When the North Carolina Tar Heels landed graduate transfer Cam Johnson in 2017, it was a new approach for the UNC program. In just a few years after Johnson’s transfer, this new approach will become a standard recruiting strategy with the introduction of the one-time transfer rule. Rather than just graduate transfers making an immediate impact, all players that take advantage of the one-time transfer rule can continue their careers at a new school without missing a beat.
This offseason is one unlike any other in program history. The unexpected retirement of a Hall of Fame coach has been seen before. However, the addition of the new one-time transfer rule creates uncertainty across college basketball.
The loss of Garrison Brooks was inevitable as a graduate transfer. The loss of Walker Kessler, perhaps the nail in the coffin of Roy Williams’s head coaching career, was an example of how sudden transfers can disrupt a program’s short and long term plans.
Yet with these departures, new Carolina head coach Hubert Davis is at a net-positive with this rule. The additions of graduate transfer Brady Manek, rising junior Justin McKoy, and rising sophomore Dawson Garcia bolster this lineup. The Tar Heels went from a solid Top 25 team to a favorite for the ACC title.
Johnson is the gold standard for incoming transfers to UNC. In his final season, Johnson scored in double figures in 34 of 36 games. He hit the second-most threes in a season for a UNC player, and his .457 three-point shooting percentage is top five all-time in a season at Carolina.
Cam Johnson Stats
Johnson’s scoring average nearly doubled after his transfer to Carolina, and he went from a good P5 player to First Team All-ACC and NBA lottery pick. And he is still making things happen in the NBA Finals right now.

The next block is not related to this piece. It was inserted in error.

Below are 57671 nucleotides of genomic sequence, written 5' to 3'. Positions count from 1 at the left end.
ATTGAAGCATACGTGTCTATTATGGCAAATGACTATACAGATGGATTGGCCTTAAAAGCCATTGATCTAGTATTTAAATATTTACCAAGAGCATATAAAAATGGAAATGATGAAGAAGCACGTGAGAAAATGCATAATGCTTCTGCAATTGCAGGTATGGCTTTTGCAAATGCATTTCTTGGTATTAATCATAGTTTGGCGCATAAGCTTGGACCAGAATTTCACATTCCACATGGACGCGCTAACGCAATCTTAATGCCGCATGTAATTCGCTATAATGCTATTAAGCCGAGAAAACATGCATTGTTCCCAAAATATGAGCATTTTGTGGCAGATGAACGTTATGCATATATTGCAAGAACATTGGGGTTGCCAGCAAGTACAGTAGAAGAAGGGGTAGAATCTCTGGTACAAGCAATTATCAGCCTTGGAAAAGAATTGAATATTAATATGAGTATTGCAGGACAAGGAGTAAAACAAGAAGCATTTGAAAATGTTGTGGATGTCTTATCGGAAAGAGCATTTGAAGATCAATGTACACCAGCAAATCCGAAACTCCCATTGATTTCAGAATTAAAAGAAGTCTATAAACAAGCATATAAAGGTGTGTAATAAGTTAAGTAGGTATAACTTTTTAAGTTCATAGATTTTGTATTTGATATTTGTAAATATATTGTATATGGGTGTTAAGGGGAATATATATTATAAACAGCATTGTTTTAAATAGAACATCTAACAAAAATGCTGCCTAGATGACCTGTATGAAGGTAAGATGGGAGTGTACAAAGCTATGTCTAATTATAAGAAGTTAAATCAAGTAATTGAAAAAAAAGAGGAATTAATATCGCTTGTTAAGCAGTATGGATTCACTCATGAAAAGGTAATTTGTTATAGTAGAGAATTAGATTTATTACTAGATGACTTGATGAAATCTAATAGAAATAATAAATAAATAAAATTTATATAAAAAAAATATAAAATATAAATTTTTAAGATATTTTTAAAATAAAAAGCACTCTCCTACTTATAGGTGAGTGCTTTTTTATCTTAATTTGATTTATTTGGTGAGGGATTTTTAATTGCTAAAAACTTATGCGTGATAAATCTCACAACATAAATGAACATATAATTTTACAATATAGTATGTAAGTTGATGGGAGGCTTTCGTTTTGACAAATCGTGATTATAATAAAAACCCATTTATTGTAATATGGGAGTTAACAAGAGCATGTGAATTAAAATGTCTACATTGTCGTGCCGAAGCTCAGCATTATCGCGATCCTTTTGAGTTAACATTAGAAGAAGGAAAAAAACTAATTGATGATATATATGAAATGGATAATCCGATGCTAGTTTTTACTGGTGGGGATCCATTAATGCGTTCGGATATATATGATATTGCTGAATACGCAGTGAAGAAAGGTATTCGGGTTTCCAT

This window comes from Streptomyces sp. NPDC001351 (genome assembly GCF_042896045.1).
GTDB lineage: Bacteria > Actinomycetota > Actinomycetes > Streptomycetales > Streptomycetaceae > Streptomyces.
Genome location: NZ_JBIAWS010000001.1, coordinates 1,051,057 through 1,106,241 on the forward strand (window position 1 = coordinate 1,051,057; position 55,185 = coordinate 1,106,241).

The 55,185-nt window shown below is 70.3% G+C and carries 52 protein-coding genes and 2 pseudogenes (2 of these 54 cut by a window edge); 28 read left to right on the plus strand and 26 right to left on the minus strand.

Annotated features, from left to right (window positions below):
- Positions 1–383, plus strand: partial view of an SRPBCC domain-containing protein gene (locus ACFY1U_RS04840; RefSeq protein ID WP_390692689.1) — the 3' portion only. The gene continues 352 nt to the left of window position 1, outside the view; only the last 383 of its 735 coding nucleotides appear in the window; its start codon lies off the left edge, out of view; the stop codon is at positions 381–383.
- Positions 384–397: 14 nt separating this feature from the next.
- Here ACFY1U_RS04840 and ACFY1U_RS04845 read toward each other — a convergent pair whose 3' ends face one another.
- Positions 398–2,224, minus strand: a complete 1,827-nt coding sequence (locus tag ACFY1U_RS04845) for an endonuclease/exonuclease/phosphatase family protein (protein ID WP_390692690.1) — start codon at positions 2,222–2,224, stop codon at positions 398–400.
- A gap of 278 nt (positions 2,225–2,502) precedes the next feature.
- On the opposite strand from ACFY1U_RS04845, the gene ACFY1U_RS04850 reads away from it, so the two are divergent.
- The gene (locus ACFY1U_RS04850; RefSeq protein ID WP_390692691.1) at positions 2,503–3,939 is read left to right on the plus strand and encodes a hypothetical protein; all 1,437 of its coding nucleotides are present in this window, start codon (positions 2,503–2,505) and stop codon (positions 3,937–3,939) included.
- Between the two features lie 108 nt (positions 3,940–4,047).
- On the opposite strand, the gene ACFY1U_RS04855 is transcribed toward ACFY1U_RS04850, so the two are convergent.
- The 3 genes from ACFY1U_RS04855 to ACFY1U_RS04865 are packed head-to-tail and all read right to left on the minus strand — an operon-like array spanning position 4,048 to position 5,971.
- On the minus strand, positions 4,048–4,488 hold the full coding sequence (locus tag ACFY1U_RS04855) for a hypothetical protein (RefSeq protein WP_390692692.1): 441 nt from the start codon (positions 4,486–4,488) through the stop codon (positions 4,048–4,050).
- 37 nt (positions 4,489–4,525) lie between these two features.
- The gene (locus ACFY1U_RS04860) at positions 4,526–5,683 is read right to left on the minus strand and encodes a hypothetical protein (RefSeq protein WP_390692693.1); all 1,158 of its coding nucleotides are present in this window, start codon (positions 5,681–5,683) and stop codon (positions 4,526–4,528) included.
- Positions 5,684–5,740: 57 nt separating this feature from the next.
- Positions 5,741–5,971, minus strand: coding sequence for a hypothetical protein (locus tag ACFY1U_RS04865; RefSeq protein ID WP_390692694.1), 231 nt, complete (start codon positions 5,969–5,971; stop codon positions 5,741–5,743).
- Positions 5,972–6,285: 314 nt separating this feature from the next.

The performance of a transfer player will be hard to top. Which incoming transfer will have the most significant impact? And will any supplant Johnson as the standard for UNC transfers?
Brady Manek Stats
Manek, a 6’-9” graduate transfer with a double-figure scoring average and career .374 three-point shooting percentage, has the most similarities to Johnson.
Manek will slot different than Johnson. Johnson was the tallest shooting guard in program history, and Manek will likely return to the stretch 4, perhaps similarly to Johnson’s teammate Luke Maye.
With just one year at Carolina, Manek will need to make the most of the opportunity. Veteran experience and a career turnover average of 1.0 will be the assets that keep him on the court. While he’s out there, scoring buckets will be an excellent addition.
Justin McKoy Stats
McKoy has the smallest sample size of the three due to limited minutes. He has been described as a high-energy player with a great basketball IQ.
Last season, he improved offensively and was effective on the boards. In fact, his rebounds per 40 minutes last season were 11.6, fitting right into the mold of a high-rebound Carolina team.
McKoy might be most comparable to Johnson’s teammate Theo Pinson as a stat sheet-stuffer with a sneaky ability to rebound and the upside to make solid offensive contributions.
The Cary, North Carolina native has some Tar Heel roots, and McKoy as a junior and senior leader on a Carolina squad is an intangible that was missing the past couple of seasons.
Dawson Garcia Stats
When Garcia dropped 24 points and pulled down 11 rebounds in Marquette’s February win over UNC in Chapel Hill, it undoubtedly left an impression on the Carolina coaching staff.
A scholarship offer that never came to fruition due to another commitment, Garcia finally can accept that offer. He comes in even hotter than his four-star rating and a top 40 national ranking as a recruit.
Although he and Johnson play different styles, Garcia can be the best transfer for the Tar Heels. Garcia has room to grow as an outside shooter, and you can expect him to improve as a solid rebounder in a UNC system that will still emphasize the boards.
Will one season with the Tar Heels put him on the trajectory to surpass Johnson as Carolina’s top all-time transfer? Likely not, especially with the depth UNC now has next season.
However, with one season in Chapel Hill under his belt and a firm grasp on a starting spot as a junior, Garcia can potentially be a First Team All-ACC honoree and first-round NBA draft pick.
What do you think, Tar Heel Blog readers? Which incoming transfer are you most excited about?